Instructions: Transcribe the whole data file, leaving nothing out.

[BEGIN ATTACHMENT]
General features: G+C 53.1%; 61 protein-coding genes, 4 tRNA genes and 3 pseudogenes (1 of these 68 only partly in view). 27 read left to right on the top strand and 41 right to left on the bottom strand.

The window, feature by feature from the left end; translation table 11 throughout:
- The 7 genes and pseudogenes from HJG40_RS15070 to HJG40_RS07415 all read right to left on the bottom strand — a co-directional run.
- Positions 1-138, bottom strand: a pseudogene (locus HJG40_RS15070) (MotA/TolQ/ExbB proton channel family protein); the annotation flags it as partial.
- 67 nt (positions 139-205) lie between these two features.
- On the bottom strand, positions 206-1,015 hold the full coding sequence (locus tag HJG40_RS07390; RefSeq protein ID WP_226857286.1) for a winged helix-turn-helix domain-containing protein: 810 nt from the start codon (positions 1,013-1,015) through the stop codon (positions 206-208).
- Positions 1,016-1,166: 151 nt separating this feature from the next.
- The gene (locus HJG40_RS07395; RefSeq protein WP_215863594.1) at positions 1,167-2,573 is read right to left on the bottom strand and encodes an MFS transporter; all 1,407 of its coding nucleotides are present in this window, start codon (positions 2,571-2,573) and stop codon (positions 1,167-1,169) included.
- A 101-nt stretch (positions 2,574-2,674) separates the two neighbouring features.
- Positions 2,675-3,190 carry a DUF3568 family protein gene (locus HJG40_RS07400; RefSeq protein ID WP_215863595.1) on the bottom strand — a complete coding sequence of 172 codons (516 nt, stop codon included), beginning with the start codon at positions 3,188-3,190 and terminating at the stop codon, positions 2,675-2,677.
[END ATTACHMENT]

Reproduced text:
General features: G+C 53.1%; 61 protein-coding genes, 4 tRNA genes and 3 pseudogenes (1 of these 68 only partly in view). 27 read left to right on the top strand and 41 right to left on the bottom strand.

The window, feature by feature from the left end; translation table 11 throughout:
- The 7 genes and pseudogenes from HJG40_RS15070 to HJG40_RS07415 all read right to left on the bottom strand — a co-directional run.
- Positions 1-138, bottom strand: a pseudogene (locus HJG40_RS15070) (MotA/TolQ/ExbB proton channel family protein); the annotation flags it as partial.
- 67 nt (positions 139-205) lie between these two features.
- On the bottom strand, positions 206-1,015 hold the full coding sequence (locus tag HJG40_RS07390; RefSeq protein ID WP_226857286.1) for a winged helix-turn-helix domain-containing protein: 810 nt from the start codon (positions 1,013-1,015) through the stop codon (positions 206-208).
- Positions 1,016-1,166: 151 nt separating this feature from the next.
- The gene (locus HJG40_RS07395; RefSeq protein WP_215863594.1) at positions 1,167-2,573 is read right to left on the bottom strand and encodes an MFS transporter; all 1,407 of its coding nucleotides are present in this window, start codon (positions 2,571-2,573) and stop codon (positions 1,167-1,169) included.
- A 101-nt stretch (positions 2,574-2,674) separates the two neighbouring features.
- Positions 2,675-3,190 carry a DUF3568 family protein gene (locus HJG40_RS07400; RefSeq protein ID WP_215863595.1) on the bottom strand — a complete coding sequence of 172 codons (516 nt, stop codon included), beginning with the start codon at positions 3,188-3,190 and terminating at the stop codon, positions 2,675-2,677.